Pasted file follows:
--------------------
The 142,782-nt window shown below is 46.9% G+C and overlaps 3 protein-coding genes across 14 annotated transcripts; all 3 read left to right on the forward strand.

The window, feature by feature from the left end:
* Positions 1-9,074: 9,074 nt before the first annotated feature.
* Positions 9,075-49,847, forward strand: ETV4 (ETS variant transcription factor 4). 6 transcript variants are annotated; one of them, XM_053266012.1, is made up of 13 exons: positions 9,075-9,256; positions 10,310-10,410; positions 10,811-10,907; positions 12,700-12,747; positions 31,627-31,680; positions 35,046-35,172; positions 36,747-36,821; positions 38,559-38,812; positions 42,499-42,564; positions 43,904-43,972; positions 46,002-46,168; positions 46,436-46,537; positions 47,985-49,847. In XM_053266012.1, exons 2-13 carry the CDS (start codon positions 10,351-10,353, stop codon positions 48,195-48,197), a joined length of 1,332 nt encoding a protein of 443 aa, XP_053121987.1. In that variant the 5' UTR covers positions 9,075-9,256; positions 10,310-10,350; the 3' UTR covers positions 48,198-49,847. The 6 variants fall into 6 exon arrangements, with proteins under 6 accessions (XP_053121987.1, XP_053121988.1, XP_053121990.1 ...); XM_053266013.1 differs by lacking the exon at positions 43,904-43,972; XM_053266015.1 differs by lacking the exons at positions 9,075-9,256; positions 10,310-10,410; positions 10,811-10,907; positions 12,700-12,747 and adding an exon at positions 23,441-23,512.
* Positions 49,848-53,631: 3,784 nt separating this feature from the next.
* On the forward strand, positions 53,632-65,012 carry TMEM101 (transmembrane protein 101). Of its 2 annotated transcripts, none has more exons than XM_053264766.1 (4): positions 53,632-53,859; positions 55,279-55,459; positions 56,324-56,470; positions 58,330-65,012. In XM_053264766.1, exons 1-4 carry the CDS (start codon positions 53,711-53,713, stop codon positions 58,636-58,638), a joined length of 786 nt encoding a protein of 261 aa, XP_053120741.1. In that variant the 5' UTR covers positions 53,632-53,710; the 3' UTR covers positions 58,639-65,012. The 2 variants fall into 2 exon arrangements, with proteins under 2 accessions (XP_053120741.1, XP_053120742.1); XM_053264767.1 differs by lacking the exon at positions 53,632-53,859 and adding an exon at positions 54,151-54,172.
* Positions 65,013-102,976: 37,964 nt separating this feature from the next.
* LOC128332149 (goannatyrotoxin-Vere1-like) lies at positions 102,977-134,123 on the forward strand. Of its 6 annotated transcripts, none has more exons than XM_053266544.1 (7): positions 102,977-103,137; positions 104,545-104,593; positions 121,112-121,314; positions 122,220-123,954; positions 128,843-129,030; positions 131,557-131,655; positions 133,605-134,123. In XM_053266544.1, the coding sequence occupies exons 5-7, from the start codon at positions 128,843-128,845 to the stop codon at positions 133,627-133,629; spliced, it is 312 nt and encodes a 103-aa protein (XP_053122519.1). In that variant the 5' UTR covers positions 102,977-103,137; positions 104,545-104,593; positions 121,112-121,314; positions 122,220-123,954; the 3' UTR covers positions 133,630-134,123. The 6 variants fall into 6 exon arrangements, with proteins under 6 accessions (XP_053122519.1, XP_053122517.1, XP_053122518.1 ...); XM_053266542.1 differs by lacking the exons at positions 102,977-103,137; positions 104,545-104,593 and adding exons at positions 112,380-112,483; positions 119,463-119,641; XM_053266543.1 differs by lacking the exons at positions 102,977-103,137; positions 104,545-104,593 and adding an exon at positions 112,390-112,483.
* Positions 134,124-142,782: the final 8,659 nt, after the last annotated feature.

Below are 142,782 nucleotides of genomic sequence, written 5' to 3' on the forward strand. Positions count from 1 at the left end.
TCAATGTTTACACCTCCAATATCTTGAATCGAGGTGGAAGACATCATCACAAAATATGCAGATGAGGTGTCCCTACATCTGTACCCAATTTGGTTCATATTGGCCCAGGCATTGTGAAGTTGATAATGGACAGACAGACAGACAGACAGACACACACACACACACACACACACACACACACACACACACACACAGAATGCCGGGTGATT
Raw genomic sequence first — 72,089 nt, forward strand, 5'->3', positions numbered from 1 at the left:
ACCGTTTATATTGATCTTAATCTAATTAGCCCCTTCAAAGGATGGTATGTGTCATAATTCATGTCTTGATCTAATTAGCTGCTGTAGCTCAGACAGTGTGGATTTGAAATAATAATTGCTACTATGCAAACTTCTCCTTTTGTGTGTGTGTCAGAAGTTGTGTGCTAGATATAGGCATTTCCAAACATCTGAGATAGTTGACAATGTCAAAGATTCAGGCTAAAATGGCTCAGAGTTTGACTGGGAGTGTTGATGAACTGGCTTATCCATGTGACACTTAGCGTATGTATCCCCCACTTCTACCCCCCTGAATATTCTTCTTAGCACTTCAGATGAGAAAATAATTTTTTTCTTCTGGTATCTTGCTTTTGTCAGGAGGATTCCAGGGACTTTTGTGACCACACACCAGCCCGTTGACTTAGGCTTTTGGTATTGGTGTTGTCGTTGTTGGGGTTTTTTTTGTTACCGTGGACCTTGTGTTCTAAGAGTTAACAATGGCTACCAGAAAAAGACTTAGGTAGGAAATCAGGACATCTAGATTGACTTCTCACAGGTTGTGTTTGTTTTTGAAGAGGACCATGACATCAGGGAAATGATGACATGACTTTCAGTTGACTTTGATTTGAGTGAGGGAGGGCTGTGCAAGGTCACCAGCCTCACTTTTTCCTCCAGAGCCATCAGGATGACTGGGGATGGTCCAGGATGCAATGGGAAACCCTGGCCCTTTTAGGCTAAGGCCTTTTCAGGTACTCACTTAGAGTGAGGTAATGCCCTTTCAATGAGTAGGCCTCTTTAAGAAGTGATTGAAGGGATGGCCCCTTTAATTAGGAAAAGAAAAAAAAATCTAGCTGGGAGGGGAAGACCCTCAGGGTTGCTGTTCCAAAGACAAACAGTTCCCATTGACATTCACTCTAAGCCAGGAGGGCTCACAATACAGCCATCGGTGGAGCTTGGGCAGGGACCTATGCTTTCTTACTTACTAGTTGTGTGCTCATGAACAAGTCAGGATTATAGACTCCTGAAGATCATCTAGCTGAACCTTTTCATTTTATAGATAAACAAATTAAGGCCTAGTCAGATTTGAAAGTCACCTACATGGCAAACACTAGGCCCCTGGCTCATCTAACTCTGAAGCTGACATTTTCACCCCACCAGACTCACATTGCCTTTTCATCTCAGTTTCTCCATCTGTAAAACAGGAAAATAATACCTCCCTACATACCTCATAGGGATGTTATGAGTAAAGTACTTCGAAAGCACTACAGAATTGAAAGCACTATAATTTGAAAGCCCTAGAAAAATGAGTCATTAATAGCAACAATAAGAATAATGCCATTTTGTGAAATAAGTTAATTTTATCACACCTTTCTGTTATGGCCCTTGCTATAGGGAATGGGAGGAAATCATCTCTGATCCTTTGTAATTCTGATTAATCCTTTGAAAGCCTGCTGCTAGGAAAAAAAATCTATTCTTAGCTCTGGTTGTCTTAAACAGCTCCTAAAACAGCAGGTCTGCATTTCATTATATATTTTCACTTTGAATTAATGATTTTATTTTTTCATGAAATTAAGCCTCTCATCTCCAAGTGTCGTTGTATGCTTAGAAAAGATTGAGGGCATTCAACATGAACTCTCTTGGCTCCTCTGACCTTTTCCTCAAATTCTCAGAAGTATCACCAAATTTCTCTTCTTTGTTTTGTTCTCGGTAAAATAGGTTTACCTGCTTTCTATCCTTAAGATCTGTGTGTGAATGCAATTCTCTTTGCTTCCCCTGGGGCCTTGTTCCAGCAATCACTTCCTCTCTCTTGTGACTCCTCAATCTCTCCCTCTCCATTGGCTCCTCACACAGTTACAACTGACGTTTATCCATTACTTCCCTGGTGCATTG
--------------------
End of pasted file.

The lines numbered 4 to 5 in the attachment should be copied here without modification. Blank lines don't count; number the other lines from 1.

* Positions 9,075-49,847, forward strand: ETV4 (ETS variant transcription factor 4). 6 transcript variants are annotated; one of them, XM_053266012.1, is made up of 13 exons: positions 9,075-9,256; positions 10,310-10,410; positions 10,811-10,907; positions 12,700-12,747; positions 31,627-31,680; positions 35,046-35,172; positions 36,747-36,821; positions 38,559-38,812; positions 42,499-42,564; positions 43,904-43,972; positions 46,002-46,168; positions 46,436-46,537; positions 47,985-49,847. In XM_053266012.1, exons 2-13 carry the CDS (start codon positions 10,351-10,353, stop codon positions 48,195-48,197), a joined length of 1,332 nt encoding a protein of 443 aa, XP_053121987.1. In that variant the 5' UTR covers positions 9,075-9,256; positions 10,310-10,350; the 3' UTR covers positions 48,198-49,847. The 6 variants fall into 6 exon arrangements, with proteins under 6 accessions (XP_053121987.1, XP_053121988.1, XP_053121990.1 ...); XM_053266013.1 differs by lacking the exon at positions 43,904-43,972; XM_053266015.1 differs by lacking the exons at positions 9,075-9,256; positions 10,310-10,410; positions 10,811-10,907; positions 12,700-12,747 and adding an exon at positions 23,441-23,512.
* Positions 49,848-53,631: 3,784 nt separating this feature from the next.